The need for larger amounts of water has been addressed, with partial success, by hydration packs that may be worn on the back like a backpack. Yet these are very difficult to clean, especially after having been filled with a sticky sports drink, and thus are likely to harbor bacteria, mold, and other unwanted or dangerous substances. Hydration packs also are bulky and limit maneuverability.
Therefore, there existed a need to provide a bicycle-mounted accessory transport system that provides increased capacity and accessibility without limiting maneuverability and flexibility. According to an embodiment of the present invention, a bicycle accessory transport system comprises two stacked structures adapted to receive an accessory item such as a water bottle, a battery, or a repair kit and hold such item securely and safely during a bike ride. The two structures are attached to each other in such a way that the back of an upper one is in contact with the front of a lower one, while the back of the lower one is attached to a suitable location on a bike frame. An item being inserted into the lower structure is guided into place by the back of the upper structure. In one embodiment of the invention, the spacing between the two structures may be varied by the user due to the presence of a pivot or other adjustment mechanism.
The stacked transport system of the present invention increases a bicycle's accessory carrying capacity by adding an upper structure and thus utilizing otherwise wasted space. At the same time, the invention increases the accessibility of the accessories thus transported by locating them within a rider's reach, by taking advantage of their shape, which tends to encourage an item onto the proper entry/exit line, and by increasing adjustability, whether through a pivot mechanism, flexible materials, or otherwise, to allow a variation in the structure spacing. The system may be installed using the same procedure, tools, and hardware that are currently used for a single structure. Because the disclosed system allows a rider to carry more accessories than do previous systems, the invention makes possible longer, more strenuous, and thus more enjoyable and less frustrating rides.
Although the invention is generally described as a bicycle-mounted system above, it also has utility in other environments such as when mounted to a golf cart, on heavy machinery, on stationary exercise equipment like treadmills or exercise bikes, or any similar location where maximizing storage capacity in limited space is desirable. When mounted to a treadmill, for example, a runner may store more water or other accessories than would be possible without the invention, and the accessories would be accessible during the workout session.
The foregoing and other features and advantages of the invention will be apparent from the following more particular description of particular embodiments of the invention, as illustrated in the accompanying drawings.
Particular embodiments of the present invention will hereinafter be described in conjunction with the appended drawings, where like designations denote like elements.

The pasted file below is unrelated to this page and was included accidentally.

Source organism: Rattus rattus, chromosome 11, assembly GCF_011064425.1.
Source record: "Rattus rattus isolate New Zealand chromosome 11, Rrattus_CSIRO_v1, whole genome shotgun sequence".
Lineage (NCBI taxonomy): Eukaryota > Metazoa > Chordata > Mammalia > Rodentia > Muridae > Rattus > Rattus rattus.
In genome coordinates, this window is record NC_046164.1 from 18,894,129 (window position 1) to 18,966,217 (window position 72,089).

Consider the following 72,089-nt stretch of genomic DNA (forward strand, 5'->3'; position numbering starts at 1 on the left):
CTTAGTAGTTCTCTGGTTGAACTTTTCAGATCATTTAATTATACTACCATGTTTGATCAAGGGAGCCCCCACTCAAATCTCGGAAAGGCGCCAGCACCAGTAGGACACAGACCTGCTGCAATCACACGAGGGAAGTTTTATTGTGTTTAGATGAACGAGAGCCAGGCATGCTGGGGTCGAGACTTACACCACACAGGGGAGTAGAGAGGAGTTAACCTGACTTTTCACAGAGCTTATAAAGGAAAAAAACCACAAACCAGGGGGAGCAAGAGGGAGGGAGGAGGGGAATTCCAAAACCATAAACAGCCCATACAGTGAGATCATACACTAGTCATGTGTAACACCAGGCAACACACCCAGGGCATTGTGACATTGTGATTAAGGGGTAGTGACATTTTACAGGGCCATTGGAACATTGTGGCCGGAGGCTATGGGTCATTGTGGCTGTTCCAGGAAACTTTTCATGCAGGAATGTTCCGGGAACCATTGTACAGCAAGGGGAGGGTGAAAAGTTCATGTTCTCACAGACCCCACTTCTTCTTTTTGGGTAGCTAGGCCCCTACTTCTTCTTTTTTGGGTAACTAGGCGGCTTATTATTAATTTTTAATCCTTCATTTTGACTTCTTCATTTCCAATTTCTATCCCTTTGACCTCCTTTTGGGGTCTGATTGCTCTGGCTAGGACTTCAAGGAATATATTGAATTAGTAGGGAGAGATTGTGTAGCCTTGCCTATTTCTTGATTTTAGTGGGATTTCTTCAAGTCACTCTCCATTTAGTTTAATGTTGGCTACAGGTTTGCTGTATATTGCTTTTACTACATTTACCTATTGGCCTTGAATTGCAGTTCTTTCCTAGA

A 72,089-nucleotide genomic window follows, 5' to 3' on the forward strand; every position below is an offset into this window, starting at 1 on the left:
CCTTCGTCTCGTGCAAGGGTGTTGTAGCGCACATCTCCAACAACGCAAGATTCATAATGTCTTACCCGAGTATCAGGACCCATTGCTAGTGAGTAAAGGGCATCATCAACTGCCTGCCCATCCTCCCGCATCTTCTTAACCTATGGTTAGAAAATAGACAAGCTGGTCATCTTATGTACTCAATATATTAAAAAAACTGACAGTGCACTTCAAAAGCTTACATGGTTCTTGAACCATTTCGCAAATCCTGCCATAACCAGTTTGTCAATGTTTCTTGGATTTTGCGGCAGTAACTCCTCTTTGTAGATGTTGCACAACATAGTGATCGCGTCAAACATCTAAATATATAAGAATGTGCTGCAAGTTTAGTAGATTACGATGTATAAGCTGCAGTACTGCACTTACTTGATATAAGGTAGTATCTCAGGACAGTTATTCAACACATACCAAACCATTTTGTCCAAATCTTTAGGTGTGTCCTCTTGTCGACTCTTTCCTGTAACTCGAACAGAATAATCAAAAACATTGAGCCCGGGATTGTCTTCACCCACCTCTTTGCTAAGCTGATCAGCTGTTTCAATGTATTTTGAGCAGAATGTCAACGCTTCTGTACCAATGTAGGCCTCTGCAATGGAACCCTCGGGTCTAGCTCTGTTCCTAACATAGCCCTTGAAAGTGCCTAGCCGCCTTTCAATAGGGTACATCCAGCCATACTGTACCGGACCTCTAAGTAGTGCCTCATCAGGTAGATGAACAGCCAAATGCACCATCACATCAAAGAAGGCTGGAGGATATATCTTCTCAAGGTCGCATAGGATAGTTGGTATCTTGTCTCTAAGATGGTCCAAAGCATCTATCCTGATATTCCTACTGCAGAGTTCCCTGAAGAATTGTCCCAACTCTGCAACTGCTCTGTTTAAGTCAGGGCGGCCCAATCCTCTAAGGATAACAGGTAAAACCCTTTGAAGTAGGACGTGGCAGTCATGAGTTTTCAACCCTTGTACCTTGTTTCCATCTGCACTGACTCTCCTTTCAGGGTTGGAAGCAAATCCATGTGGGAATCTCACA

FIG. 1 is a plan view of an embodiment of the present invention showing one possible attachment location on a bicycle.
FIG. 2 is a perspective view of the present invention.
FIG. 3 is a side view of the invention showing an accessory partially inserted in the lower structure.
FIG. 4 is the side view of FIG. 3 showing the accessory fully inserted in the lower structure.
FIG. 5 is a side view of an alternate embodiment of the present invention.
FIG. 6 is a perspective view of another alternate embodiment of the invention.
FIG. 7 is a perspective view of yet another alternate embodiment.
FIG. 8 is a sectional view of an embodiment of the pivot mechanism.
FIG. 9 is a view of an embodiment of a flex extension.
FIG. 10 is a perspective view of an embodiment of the present invention featuring a pivot mechanism and flex extension.
The present invention is a bicycle-mounted accessory transport system that provides increased capacity and accessibility. According to the invention, a bicycle accessory transport system comprises two stacked structures adapted to receive an accessory item such as a water bottle, a battery, or a repair kit and hold it securely and safely during a bike ride. The two structures are attached to each other in such a way that the back of an upper structure is in contact with the front of a lower structure, while the back of the lower structure is attached to a suitable location on a bike frame. An item being inserted into the lower structure is guided into place by the back of the upper structure. In one embodiment of the invention, the spacing between the two structures may be varied by the user due to the presence of a pivot or other adjustment mechanism.
Referring now to the figures, and in particular to FIG. 1, an accessory transport system 10 according to the present invention is attached to a bicycle 12. Bicycle 12 has a frame 13 comprising a top tube 14, a down tube 16, and a seat tube 18. Bicycle 12 further includes a front wheel 22 and a rear wheel 24. Tubes 14, 16, and 18 define a triangular space 20 where accessory transport system 10 may advantageously be placed. Accessory transport system 10 may also be placed at other locations on frame 13 where space permits, as will be understood by those skilled in the art. For example, accessory transport system 10 may be placed on the underside of down tube 16, between tube 16 and wheel 22. Accessory transport system 10 may also be attached to a location on top tube 14 or on seat tube 18. Still other locations are also possible. On a conventional bicycle, such as bicycle 12, there is sufficient space within triangle 20 to mount both the transport system of the present invention and a separate, standard water bottle holder with sufficient space left over to maneuver the accessories into and out of system 10. It will of course be understood by those of ordinary skill in the art that the outline of the conventional bicycle shown in FIG. 1 is for exemplary purposes only and that the invention may be adapted to any bicycle with an appropriate mounting location.